The next-generation Ford Mustang has reportedly been delayed by a year, and seems likely to utilise the company's new rear- and all-wheel drive modular architecture.
According to Automotive News, the next-generation Mustang has been pushed back by around a year by Ford boss Jim Hackett, but it's not known why he ordered the delay. The new Mustang is now expected to make its debut in 2021.
Earlier this month the Detroit-based automaker announced it would transition from its nine existing platforms to just five modular architectures.
One of these is a rear- and all-wheel drive unibody architecture slated to underpin the next-generation Ford Explorer and Lincoln Navigator. It's widely expected the next Mustang will jump from its current unique platform to this modular platform.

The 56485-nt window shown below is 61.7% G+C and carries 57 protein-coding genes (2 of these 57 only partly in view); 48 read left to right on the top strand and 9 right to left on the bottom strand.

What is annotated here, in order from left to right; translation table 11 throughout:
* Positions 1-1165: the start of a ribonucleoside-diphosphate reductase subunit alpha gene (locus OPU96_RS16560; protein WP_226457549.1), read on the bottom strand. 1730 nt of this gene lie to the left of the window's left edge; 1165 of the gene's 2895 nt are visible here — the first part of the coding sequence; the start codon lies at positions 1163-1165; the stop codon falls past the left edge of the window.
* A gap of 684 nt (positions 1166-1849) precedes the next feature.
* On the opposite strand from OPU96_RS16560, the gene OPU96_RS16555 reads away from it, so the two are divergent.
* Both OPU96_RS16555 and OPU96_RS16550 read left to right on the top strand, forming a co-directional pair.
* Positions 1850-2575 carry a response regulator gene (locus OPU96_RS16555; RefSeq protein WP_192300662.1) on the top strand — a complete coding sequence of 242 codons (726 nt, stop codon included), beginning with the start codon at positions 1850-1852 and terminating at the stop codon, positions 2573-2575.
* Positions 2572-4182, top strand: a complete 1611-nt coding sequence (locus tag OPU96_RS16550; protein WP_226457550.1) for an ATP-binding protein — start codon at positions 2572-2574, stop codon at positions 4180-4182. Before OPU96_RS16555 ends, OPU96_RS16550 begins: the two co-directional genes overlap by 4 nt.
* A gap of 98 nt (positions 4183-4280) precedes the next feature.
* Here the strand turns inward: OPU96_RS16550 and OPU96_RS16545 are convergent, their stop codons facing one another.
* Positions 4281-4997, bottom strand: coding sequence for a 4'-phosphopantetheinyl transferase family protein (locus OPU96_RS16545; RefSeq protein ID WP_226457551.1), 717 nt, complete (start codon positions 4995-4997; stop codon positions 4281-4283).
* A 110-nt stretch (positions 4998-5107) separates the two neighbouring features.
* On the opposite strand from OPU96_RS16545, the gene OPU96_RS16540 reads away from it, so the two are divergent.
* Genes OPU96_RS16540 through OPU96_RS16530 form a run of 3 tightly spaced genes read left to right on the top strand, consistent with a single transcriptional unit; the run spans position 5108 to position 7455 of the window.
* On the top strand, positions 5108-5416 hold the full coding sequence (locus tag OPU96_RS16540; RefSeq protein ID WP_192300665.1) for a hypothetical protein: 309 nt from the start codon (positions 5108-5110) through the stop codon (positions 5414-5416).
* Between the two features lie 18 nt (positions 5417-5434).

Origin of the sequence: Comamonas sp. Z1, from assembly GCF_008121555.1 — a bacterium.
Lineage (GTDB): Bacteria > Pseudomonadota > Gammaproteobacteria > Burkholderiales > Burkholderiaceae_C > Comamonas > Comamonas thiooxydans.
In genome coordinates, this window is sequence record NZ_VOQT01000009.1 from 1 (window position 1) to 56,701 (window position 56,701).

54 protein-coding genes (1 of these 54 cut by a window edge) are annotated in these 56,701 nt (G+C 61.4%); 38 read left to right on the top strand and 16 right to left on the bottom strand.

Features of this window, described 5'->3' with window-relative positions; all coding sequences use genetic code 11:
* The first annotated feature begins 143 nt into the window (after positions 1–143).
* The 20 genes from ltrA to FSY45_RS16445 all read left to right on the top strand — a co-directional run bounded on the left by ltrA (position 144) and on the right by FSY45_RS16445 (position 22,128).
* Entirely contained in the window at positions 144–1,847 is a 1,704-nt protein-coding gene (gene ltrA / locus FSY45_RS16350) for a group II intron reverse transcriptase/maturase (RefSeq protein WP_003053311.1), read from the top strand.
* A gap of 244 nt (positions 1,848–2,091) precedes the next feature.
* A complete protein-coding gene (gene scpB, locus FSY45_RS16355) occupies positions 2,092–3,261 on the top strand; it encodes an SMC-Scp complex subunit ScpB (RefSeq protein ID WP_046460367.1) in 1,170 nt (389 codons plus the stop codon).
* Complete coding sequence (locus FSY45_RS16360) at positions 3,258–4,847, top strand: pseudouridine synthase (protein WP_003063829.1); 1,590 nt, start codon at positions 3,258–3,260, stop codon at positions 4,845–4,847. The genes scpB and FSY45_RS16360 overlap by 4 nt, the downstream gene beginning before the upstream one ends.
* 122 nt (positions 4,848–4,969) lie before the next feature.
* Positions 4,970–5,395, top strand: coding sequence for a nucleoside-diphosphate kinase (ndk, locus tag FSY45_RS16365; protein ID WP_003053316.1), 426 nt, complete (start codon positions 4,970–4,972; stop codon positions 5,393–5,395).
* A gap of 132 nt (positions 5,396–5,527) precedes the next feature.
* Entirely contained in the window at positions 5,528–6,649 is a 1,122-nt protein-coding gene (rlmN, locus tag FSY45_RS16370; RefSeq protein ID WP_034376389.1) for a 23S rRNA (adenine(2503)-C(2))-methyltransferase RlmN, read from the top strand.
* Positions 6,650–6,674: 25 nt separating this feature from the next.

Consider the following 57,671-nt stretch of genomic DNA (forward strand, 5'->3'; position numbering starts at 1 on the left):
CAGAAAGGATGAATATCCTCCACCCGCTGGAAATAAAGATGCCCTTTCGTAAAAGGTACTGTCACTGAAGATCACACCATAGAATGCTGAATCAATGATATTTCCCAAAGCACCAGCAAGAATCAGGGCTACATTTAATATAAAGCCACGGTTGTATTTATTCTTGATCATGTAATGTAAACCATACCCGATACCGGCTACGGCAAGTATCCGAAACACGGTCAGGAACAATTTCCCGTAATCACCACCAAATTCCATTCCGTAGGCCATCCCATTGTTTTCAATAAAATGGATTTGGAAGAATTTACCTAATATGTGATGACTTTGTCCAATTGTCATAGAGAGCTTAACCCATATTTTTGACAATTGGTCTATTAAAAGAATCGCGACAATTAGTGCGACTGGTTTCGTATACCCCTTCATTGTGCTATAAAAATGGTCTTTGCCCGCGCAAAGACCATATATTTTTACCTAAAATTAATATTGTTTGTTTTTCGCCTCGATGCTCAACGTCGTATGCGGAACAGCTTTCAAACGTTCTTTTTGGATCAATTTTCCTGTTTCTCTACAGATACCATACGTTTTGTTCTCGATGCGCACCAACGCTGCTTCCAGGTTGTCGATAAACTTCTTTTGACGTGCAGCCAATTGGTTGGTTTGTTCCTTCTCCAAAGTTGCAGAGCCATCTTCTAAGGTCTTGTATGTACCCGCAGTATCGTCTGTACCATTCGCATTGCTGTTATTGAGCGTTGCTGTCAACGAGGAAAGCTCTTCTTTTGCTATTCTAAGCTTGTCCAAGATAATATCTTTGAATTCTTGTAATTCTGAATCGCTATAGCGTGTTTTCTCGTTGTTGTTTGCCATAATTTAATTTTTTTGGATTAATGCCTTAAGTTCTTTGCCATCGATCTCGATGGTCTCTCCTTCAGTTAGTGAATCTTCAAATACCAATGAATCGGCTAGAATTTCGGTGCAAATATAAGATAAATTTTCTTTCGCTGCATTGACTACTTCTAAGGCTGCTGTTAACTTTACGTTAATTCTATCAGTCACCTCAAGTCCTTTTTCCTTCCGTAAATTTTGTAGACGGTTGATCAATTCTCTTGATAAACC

Addressing the concerns of fans, Darrell Behmer, Mustang's chief designer, told the trade publication, "Mustang is still going to be a strong, well proportioned vehicle".
"The modular architectures will still give us flexibility; it's not going to barstardise Mustang," Behmer said.
Although members of Mustang development team weren't able to disclose further details about the next-generation car, it's understood the first-ever Mustang hybrid will still be launched in 2020. It will be one of 40 electrified cars Ford plans to launch by 2022.